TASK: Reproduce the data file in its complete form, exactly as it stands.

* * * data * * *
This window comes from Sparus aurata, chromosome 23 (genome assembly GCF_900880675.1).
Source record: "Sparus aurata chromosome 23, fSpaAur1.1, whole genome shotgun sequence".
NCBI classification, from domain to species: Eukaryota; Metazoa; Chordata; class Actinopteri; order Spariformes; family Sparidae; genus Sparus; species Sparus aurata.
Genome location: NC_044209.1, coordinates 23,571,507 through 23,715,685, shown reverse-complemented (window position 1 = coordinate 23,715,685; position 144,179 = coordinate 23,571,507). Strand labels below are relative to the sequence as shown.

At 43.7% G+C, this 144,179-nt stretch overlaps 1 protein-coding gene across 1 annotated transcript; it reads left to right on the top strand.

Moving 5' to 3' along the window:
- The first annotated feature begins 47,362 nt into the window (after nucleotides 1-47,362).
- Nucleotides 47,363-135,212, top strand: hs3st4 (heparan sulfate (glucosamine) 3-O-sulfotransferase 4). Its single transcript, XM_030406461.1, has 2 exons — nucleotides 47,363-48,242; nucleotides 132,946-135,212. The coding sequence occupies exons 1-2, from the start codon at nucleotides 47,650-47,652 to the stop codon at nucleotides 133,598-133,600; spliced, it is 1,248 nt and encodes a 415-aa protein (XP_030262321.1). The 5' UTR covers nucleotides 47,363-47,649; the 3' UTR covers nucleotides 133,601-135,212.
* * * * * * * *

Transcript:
This window comes from Sparus aurata, chromosome 23 (genome assembly GCF_900880675.1).
Source record: "Sparus aurata chromosome 23, fSpaAur1.1, whole genome shotgun sequence".
NCBI classification, from domain to species: Eukaryota; Metazoa; Chordata; class Actinopteri; order Spariformes; family Sparidae; genus Sparus; species Sparus aurata.
Genome location: NC_044209.1, coordinates 23,571,507 through 23,715,685, shown reverse-complemented (window position 1 = coordinate 23,715,685; position 144,179 = coordinate 23,571,507). Strand labels below are relative to the sequence as shown.

At 43.7% G+C, this 144,179-nt stretch overlaps 1 protein-coding gene across 1 annotated transcript; it reads left to right on the top strand.

Moving 5' to 3' along the window:
- The first annotated feature begins 47,362 nt into the window (after nucleotides 1-47,362).
- Nucleotides 47,363-135,212, top strand: hs3st4 (heparan sulfate (glucosamine) 3-O-sulfotransferase 4). Its single transcript, XM_030406461.1, has 2 exons — nucleotides 47,363-48,242; nucleotides 132,946-135,212. The coding sequence occupies exons 1-2, from the start codon at nucleotides 47,650-47,652 to the stop codon at nucleotides 133,598-133,600; spliced, it is 1,248 nt and encodes a 415-aa protein (XP_030262321.1). The 5' UTR covers nucleotides 47,363-47,649; the 3' UTR covers nucleotides 133,601-135,212.